This study identifies why in the specific context of Rajasthan does
poverty get transmitted from younger to older generation and what is the
relationship between work, education and society. We discuss in same
detail why some children who are not so poor work more than the poor
children but yet do not transfer poverty. While poor children face
various forms of discrimination relating to work, education and social
relations that ensure them life course poverty as well as
intergenerational transfer of poverty.
The data used for the purpose covers 5600 households spread in seven
districts of Rajasthan. A large sample of households enables us to draw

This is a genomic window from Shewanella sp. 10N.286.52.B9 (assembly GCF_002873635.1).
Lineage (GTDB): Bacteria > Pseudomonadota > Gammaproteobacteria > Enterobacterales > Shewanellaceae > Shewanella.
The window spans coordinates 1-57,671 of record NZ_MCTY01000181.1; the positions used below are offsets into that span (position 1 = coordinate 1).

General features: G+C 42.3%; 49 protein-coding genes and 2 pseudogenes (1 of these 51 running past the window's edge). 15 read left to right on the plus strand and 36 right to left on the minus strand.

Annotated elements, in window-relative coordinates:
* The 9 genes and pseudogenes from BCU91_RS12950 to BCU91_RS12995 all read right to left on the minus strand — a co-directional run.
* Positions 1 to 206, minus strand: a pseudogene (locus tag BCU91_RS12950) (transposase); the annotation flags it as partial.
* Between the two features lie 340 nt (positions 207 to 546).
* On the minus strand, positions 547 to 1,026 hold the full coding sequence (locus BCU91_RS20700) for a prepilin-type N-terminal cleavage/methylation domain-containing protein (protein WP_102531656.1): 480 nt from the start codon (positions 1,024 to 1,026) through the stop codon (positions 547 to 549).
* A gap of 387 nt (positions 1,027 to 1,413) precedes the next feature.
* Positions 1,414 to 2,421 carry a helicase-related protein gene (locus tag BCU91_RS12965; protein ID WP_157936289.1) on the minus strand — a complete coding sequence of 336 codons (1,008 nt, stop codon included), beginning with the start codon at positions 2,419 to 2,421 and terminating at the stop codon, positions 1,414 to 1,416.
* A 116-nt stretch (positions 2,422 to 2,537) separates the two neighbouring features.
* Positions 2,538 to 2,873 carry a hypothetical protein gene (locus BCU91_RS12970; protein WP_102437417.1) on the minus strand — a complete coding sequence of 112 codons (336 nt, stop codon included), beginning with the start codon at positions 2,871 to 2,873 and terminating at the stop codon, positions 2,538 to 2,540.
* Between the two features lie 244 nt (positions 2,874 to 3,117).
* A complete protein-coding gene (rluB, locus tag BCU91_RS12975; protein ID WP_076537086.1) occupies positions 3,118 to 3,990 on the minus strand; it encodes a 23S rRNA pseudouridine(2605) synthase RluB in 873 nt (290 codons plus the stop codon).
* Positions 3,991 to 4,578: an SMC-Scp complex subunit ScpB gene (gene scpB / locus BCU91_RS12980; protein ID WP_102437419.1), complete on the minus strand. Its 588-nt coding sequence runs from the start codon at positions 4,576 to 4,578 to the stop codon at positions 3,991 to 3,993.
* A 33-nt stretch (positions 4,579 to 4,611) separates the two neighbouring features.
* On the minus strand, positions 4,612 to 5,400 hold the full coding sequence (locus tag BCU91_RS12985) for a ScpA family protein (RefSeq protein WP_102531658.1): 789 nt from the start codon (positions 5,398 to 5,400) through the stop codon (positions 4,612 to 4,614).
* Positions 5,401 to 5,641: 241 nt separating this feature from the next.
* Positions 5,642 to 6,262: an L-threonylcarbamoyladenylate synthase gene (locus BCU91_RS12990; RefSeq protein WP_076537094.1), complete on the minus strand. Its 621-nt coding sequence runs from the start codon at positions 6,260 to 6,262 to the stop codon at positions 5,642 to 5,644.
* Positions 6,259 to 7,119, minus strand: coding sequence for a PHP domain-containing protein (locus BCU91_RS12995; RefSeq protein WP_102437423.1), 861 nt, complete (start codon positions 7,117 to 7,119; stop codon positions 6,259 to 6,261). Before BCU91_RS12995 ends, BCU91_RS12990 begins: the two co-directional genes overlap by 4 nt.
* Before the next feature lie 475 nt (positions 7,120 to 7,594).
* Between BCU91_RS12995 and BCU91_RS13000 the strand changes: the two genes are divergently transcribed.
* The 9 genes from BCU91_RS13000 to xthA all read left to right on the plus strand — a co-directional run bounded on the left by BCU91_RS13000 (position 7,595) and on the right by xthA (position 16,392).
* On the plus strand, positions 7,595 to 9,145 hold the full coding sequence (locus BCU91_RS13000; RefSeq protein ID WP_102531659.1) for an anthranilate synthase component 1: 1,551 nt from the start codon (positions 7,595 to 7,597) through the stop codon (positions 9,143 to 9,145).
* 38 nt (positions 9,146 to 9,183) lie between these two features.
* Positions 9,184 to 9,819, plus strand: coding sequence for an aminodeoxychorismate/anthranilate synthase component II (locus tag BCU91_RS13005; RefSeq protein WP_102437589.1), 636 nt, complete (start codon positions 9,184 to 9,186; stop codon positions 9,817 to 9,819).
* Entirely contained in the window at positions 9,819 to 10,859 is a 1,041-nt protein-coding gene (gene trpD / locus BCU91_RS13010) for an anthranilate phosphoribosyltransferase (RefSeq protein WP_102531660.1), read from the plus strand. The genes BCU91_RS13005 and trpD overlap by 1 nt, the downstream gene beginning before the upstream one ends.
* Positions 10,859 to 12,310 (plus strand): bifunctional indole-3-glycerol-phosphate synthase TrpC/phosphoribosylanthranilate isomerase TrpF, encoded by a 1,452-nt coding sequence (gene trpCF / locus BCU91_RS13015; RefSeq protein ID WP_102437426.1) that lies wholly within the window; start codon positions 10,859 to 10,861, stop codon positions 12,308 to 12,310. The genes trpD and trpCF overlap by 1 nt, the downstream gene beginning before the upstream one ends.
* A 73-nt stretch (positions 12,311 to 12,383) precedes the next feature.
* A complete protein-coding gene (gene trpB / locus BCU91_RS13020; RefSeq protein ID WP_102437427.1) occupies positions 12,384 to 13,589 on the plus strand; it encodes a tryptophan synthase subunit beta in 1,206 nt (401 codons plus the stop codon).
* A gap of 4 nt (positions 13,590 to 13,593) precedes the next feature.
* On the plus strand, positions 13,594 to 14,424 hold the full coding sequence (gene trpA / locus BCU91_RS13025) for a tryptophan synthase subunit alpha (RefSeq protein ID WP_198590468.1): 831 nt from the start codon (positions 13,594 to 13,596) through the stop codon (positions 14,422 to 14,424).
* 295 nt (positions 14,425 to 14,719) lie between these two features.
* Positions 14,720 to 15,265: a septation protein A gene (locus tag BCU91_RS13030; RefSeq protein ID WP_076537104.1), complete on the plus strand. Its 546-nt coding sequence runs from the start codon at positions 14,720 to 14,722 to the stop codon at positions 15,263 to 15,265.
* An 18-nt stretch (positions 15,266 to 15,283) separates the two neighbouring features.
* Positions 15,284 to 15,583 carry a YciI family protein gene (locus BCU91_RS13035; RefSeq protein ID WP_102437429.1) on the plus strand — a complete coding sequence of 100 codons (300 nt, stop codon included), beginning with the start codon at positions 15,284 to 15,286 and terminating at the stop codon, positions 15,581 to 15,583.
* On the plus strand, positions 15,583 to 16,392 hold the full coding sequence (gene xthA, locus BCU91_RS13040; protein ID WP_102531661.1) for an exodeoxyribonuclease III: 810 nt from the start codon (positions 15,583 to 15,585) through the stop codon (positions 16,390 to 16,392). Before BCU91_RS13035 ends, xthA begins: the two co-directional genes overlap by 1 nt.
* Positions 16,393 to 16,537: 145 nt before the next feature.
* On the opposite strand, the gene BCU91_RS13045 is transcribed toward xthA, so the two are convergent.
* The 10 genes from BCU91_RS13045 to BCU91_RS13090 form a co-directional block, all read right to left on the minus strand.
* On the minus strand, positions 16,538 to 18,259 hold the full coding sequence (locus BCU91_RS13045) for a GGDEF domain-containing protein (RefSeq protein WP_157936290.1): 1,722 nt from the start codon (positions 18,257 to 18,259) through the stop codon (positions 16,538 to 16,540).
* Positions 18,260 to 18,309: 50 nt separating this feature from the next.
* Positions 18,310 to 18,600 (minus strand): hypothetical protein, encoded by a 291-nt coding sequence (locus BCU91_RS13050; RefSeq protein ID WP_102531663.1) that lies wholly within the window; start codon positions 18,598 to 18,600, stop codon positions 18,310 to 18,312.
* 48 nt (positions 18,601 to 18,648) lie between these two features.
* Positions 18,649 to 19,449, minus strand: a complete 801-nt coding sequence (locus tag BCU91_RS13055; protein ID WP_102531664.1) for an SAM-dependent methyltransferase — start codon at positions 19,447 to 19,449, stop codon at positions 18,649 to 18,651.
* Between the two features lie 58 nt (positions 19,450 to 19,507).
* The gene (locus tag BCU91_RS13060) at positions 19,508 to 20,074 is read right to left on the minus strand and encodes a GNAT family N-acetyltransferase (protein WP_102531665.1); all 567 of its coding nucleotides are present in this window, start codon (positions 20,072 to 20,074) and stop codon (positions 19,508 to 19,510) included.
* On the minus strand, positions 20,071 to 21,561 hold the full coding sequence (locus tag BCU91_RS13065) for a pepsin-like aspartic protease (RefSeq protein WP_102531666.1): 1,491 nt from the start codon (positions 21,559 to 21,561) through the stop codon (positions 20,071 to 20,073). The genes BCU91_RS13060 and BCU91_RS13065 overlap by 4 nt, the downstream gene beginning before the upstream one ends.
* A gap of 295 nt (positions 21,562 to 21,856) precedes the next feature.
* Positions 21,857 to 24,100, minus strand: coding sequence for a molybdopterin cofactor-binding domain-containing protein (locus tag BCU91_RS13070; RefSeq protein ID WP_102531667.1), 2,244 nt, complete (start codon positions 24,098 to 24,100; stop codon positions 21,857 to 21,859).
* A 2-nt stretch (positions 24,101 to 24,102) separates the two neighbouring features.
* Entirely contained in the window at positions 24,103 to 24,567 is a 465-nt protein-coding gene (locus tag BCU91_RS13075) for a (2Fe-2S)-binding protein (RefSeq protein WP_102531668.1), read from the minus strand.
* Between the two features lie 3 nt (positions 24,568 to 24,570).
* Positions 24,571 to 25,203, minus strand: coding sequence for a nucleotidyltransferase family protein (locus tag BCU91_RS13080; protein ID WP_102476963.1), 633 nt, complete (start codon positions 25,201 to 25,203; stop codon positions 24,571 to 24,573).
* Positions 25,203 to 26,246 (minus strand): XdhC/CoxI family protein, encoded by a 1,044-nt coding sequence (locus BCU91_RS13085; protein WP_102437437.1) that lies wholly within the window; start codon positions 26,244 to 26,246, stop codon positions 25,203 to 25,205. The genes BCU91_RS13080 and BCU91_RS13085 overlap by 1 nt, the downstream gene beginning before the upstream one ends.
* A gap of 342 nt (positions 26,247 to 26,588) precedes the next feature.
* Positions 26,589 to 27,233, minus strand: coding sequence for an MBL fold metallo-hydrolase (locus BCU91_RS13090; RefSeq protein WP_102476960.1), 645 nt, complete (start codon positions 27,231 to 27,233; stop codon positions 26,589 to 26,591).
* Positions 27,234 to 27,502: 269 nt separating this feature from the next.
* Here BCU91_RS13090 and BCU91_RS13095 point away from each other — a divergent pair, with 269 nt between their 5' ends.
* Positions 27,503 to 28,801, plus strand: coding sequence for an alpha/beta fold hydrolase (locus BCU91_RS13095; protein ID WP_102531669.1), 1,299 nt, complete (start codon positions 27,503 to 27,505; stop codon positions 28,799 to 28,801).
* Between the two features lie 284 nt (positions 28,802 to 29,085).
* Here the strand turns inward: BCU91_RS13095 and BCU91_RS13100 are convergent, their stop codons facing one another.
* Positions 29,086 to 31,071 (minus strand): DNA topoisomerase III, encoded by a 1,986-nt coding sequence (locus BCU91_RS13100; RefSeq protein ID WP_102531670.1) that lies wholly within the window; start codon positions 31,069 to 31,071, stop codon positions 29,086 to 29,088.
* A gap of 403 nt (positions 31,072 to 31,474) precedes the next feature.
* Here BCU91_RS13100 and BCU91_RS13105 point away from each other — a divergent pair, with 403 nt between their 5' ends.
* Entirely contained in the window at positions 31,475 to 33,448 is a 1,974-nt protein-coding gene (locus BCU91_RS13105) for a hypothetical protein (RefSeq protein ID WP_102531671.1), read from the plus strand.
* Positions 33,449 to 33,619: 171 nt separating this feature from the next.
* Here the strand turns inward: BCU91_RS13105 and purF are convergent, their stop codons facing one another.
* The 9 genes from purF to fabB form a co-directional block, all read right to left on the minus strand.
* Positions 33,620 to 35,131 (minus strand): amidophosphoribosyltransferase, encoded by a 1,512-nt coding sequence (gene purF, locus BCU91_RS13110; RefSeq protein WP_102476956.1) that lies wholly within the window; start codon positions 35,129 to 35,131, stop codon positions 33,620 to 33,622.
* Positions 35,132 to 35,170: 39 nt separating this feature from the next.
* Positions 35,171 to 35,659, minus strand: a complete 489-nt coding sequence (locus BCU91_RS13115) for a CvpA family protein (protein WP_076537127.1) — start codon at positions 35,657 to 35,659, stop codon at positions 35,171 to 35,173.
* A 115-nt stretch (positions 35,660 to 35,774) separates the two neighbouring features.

meaningful and significant inferences. Besides, a large number of other
studies on Rajasthan based on primary data have been used to strengthen
the arguments. In section I, we shall examine how children's work is
influenced by the natural Resource Environment. Section II relates to
work and occupation. This is followed by three cases of children in as
many different environments. These are drawn from a larger study of
Livelihood Adaptation in Rajasthan (a brief report of the same is given
in Davies et al, 1996). Section III is on education and Section IV
presents the conclusions.
The Threshold of IntergenerationalTransfer of Poverty presented at Staying Poor: Chronic Poverty and Development Policy, Institute for Development Policy and Management, University of Manchester, 7-9 April 2003. Chronic Poverty Research Centre (CPRC), Manchester, UK, 18 pp.
The Threshold of Intergenerational Transfer of Poverty